Monday

4th Dec 2023

EU: Russia's withdrawal from Black Sea grain deal 'unjustified'

  • So far under the initiative, almost 32 tonnes of food products have been exported from Ukrainian ports, to 45 countries — more than half in the developing world (Photo: UNDP Ukraine)
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EU foreign relations chief Josep Borrell said on Monday (17 July) that Russia's withdrawal from the Black Sea grain deal is "completely unjustified".

Russia is yet again "weaponising the hunger of the people," he said, arguing that the situation is "very serious" for many people worldwide who depend on Ukrainian grains.

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Russia's decision to cease participation in the Black Sea Initiative, brokered by the UN and Turkey last year to ensure the safe export of Ukrainian grain, means no safety guarantees for shipping food and fertiliser from three Ukrainian seaports — Odessa, Chornomorsk, and Yuzhny/Pivdennyi.  

The grain deal, which has already been extended several times, was due to expire at the end of Monday.

Kremlin spokesman Dmitry Peskov said on Monday the deal would now cease because Russian demands regarding barriers to their own food and fertiliser exports have not been met.

"Unfortunately, the part of these Black Sea agreements concerning Russia has not been implemented so far, so its effect is terminated," he said, according to Reuters.

Peskov also said Russia will return to implementing the deal as soon as Moscow's requirements are fulfilled.

Under the grain deal initiative, almost 32 tonnes of food products have been exported from Ukrainian ports to 45 countries, more than half from the developing world.

The initiative has allowed the export of more than 725,000 tonnes of wheat to countries, including Afghanistan, Ethiopia, Kenya, Somalia, Sudan, and Yemen.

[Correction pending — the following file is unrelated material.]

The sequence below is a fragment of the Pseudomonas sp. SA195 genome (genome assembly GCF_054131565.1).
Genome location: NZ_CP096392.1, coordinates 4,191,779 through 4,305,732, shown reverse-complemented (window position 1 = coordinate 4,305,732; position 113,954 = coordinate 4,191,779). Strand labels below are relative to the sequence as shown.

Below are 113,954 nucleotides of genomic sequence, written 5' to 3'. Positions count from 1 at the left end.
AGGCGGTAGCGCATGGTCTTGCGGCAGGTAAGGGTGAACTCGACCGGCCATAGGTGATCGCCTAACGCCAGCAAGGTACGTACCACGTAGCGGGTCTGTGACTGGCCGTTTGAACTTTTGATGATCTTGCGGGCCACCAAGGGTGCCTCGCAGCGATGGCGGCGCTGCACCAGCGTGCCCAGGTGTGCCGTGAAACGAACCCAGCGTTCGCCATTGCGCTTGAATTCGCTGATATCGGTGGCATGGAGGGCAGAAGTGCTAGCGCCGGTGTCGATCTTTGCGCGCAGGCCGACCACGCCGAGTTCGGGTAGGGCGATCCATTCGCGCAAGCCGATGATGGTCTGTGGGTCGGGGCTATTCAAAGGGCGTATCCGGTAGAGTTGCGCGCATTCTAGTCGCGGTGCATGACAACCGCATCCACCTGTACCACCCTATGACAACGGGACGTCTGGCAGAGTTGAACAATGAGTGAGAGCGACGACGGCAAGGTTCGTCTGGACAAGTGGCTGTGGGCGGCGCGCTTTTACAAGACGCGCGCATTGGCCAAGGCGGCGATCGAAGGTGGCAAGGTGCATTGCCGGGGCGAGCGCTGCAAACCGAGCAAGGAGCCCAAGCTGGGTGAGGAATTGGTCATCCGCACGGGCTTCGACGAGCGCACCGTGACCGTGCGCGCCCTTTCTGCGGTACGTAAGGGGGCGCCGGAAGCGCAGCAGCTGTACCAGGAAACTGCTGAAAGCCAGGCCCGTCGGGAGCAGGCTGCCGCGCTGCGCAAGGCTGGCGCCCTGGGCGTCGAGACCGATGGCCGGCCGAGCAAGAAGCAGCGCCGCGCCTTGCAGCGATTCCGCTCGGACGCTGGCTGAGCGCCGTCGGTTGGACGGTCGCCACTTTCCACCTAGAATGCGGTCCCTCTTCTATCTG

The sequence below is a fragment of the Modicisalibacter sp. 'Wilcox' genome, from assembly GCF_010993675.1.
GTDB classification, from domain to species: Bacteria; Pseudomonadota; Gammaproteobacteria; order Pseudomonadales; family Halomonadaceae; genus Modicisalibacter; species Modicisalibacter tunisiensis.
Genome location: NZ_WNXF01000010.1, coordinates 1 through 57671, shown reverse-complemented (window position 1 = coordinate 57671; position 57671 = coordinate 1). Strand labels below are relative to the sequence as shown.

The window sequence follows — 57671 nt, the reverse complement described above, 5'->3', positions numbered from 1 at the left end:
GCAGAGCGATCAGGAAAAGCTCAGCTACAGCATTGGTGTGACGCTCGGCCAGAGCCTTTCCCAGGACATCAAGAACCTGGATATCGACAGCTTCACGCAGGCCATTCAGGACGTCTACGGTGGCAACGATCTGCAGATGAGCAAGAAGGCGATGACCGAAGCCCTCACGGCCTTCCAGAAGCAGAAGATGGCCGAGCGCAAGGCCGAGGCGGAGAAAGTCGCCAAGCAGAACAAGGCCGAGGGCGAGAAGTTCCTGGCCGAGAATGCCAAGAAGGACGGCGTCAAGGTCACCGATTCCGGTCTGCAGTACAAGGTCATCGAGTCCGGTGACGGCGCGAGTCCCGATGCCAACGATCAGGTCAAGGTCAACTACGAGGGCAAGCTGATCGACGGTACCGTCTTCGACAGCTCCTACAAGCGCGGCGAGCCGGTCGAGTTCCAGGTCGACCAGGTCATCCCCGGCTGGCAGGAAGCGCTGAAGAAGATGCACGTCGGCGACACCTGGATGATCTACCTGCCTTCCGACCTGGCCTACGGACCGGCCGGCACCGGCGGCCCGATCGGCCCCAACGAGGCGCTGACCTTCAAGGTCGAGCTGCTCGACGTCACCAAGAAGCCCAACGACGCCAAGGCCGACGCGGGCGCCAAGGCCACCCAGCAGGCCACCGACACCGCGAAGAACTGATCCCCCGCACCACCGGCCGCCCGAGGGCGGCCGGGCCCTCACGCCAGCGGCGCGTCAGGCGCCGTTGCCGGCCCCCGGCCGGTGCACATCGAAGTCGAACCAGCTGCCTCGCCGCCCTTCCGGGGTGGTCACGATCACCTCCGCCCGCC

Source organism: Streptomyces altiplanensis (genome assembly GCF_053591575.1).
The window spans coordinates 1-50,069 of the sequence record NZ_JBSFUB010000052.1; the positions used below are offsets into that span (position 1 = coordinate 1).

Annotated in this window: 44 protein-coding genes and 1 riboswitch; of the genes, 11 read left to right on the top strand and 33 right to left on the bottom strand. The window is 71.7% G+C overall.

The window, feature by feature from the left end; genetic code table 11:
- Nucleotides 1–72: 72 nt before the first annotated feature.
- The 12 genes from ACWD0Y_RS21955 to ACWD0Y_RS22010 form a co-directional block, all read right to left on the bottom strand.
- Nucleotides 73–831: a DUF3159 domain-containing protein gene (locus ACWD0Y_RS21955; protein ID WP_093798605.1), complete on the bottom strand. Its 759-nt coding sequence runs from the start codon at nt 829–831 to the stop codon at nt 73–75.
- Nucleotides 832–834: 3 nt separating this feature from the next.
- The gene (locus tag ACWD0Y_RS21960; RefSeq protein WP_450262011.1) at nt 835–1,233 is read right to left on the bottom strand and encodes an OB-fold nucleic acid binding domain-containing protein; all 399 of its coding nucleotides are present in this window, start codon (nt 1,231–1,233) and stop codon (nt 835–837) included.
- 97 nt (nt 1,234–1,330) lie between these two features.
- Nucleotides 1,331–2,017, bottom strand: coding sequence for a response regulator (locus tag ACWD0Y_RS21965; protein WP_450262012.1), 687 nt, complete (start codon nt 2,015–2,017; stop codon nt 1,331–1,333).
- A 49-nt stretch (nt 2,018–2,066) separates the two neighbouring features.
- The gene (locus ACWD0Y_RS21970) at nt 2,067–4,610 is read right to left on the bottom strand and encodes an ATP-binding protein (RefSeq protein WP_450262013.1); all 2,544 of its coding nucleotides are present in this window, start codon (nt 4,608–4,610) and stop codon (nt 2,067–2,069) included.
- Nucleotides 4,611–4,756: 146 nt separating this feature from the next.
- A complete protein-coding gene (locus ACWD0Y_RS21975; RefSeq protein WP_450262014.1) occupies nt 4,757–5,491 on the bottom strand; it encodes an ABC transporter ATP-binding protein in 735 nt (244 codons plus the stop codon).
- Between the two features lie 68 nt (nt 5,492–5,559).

EU Commission president Ursula von der Leyen the same day dubbed Russia's decision as a "cynical move" — adding that the EU will continue to help Ukraine export agri-food products through EU solidarity lanes.

"EU is working to ensure food security for the world's vulnerable," she said on Twitter.

Turkish president Recep Tayyip Erdogan said on Monday he believed Russia wanted to continue its participation, despite the withdrawal announcement. He added that talks with Russia on the matter will continue this week.

Erdogan also said that he will meet Putin in person in August and that it is crucial to discuss how to "open the way for the transport of Russian fertiliser and grain."

For her part, EU Parliament president Roberta Metsola raised concerns over the "spillover effects" of Russia's decision, warning that many countries depend on Ukrainian grain.

Ukraine's minister for foreign affairs, Dmytro Kuleba, accused Russia of "playing hunger games."

"It's impossible to fully compensate the blockade of Ukrainian ports by inland routes, so Russia is using hunger as an instrument to blackmail the world, pursuing it's own commercial interests," he told CBS News.

Meanwhile, food-security experts said Russia's decision could raise food prices again.

Sofia Monsalve Suarez from the International Panel of Experts on Sustainable Food Systems said that the Black Sea grain deal has helped calm "highly-volatile food markets" while preventing last year's food-price crisis from worsening further.

"Russia pulling out of the Black Sea grain deal is bad news for the 2.4 billion people suffering food insecurity right now. They could now see food prices rise again, as speculators take their cues from the diplomatic situation," she warned.

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